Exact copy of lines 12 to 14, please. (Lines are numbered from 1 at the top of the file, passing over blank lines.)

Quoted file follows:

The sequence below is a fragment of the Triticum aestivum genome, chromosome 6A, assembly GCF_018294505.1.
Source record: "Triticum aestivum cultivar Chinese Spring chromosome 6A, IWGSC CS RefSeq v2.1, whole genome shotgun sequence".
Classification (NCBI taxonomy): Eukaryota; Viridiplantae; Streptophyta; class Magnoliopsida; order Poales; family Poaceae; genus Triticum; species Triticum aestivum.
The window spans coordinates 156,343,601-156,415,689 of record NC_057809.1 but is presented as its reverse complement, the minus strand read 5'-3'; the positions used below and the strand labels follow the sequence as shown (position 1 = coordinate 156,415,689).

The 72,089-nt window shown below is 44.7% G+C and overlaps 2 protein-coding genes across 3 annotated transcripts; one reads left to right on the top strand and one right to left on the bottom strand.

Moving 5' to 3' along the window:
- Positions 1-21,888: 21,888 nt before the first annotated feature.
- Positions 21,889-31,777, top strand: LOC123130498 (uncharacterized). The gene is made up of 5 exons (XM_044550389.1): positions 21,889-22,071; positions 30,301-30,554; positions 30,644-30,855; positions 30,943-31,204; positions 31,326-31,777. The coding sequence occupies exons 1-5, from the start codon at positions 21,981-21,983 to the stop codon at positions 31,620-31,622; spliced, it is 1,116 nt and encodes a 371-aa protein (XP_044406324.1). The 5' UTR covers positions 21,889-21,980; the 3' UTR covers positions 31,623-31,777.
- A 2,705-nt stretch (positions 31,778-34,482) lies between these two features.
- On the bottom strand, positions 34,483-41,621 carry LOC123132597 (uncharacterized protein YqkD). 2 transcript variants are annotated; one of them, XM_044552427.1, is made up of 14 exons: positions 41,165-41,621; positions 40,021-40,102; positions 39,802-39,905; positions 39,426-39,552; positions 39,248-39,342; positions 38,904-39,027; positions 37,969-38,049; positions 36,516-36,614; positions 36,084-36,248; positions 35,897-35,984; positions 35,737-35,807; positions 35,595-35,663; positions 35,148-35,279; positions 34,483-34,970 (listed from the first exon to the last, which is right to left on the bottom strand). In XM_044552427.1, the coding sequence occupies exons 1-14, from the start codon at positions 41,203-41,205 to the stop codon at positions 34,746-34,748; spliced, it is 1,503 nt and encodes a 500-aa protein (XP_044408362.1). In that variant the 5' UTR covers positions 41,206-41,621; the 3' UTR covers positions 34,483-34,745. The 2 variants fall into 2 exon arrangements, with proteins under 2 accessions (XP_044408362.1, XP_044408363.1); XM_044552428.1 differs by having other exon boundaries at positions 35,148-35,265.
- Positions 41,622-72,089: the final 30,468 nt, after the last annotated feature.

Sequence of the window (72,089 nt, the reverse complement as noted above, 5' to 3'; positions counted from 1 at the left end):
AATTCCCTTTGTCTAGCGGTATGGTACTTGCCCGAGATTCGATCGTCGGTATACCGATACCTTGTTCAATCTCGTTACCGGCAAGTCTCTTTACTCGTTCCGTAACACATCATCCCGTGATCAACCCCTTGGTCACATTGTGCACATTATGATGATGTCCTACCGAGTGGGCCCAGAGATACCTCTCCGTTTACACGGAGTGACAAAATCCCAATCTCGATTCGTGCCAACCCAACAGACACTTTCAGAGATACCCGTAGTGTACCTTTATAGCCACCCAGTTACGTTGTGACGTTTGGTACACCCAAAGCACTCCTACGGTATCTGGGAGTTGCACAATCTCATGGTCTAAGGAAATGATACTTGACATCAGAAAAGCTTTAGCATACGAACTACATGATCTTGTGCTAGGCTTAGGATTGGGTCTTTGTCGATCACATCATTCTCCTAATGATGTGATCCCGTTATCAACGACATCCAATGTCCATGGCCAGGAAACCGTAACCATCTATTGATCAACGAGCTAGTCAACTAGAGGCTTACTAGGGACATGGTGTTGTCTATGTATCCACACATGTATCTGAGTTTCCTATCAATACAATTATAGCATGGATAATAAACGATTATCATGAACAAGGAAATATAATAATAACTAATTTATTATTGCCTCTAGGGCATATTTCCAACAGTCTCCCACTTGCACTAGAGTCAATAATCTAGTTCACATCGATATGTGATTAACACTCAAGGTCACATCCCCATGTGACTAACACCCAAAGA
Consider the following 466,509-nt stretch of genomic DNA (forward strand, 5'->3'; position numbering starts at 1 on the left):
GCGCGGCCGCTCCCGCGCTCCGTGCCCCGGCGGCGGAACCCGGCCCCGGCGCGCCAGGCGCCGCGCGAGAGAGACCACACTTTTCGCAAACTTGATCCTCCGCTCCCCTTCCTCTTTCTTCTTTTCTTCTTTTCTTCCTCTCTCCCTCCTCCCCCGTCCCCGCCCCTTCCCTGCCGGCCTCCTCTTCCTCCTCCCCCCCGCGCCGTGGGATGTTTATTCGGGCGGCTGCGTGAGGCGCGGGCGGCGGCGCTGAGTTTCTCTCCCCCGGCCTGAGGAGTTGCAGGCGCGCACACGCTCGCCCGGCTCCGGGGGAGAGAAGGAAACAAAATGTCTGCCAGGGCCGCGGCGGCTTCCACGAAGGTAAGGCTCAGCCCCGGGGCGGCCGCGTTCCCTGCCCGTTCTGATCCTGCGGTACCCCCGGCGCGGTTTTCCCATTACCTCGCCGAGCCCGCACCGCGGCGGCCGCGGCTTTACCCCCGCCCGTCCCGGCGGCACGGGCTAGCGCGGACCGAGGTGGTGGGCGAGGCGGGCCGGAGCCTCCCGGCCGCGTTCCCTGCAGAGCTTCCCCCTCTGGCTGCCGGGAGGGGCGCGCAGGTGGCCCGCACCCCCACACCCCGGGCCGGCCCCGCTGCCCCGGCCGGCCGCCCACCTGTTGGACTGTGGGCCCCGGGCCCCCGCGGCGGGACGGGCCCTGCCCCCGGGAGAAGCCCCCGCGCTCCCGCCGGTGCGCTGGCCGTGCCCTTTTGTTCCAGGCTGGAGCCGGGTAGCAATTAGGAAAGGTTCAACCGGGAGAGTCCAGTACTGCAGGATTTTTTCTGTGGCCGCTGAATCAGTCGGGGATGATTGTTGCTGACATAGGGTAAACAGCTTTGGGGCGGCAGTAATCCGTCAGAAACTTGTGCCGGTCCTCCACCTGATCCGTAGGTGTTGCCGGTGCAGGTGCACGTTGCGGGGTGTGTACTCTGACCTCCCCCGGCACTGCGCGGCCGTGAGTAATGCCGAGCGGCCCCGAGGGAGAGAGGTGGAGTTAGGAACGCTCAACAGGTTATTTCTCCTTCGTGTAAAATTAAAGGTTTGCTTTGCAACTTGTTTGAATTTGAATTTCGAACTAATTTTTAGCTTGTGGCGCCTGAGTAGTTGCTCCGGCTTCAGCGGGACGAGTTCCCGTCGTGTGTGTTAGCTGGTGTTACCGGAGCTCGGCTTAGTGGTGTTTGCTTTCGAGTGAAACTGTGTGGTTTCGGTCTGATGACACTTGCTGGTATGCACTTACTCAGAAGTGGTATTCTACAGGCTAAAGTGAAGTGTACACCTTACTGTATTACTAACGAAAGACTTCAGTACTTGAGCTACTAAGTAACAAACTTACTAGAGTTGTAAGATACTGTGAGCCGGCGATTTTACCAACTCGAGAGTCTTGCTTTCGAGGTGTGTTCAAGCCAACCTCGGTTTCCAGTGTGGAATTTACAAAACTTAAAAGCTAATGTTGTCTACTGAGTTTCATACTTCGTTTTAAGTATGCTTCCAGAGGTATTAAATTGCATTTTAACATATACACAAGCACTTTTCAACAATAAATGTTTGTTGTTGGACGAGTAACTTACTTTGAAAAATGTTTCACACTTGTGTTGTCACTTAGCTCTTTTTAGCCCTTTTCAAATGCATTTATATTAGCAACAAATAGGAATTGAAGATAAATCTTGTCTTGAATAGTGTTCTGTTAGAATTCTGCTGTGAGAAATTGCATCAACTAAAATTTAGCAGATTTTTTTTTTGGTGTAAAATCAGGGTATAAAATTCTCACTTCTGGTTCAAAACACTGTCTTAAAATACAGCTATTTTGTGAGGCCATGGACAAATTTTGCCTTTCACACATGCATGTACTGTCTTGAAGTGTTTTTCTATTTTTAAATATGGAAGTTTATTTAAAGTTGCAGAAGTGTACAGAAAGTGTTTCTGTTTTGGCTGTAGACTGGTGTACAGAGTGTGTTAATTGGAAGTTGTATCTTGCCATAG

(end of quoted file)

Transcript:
Sequence of the window (72,089 nt, the reverse complement as noted above, 5' to 3'; positions counted from 1 at the left end):
AATTCCCTTTGTCTAGCGGTATGGTACTTGCCCGAGATTCGATCGTCGGTATACCGATACCTTGTTCAATCTCGTTACCGGCAAGTCTCTTTACTCGTTCCGTAACACATCATCCCGTGATCAACCCCTTGGTCACATTGTGCACATTATGATGATGTCCTACCGAGTGGGCCCAGAGATACCTCTCCGTTTACACGGAGTGACAAAATCCCAATCTCGATTCGTGCCAACCCAACAGACACTTTCAGAGATACCCGTAGTGTACCTTTATAGCCACCCAGTTACGTTGTGACGTTTGGTACACCCAAAGCACTCCTACGGTATCTGGGAGTTGCACAATCTCATGGTCTAAGGAAATGATACTTGACATCAGAAAAGCTTTAGCATACGAACTACATGATCTTGTGCTAGGCTTAGGATTGGGTCTTTGTCGATCACATCATTCTCCTAATGATGTGATCCCGTTATCAACGACATCCAATGTCCATGGCCAGGAAACCGTAACCATCTATTGATCAACGAGCTAGTCAACTAGAGGCTTACTAGGGACATGGTGTTGTCTATGTATCCACACATGTATCTGAGTTTCCTATCAATACAATTATAGCATGGATAATAAACGATTATCATGAACAAGGAAATATAATAATAACTAATTTATTATTGCCTCTAGGGCATATTTCCAACAGTCTCCCACTTGCACTAGAGTCAATAATCTAGTTCACATCGATATGTGATTAACACTCAAGGTCACATCCCCATGTGACTAACACCCAAAGA
Consider the following 466,509-nt stretch of genomic DNA (forward strand, 5'->3'; position numbering starts at 1 on the left):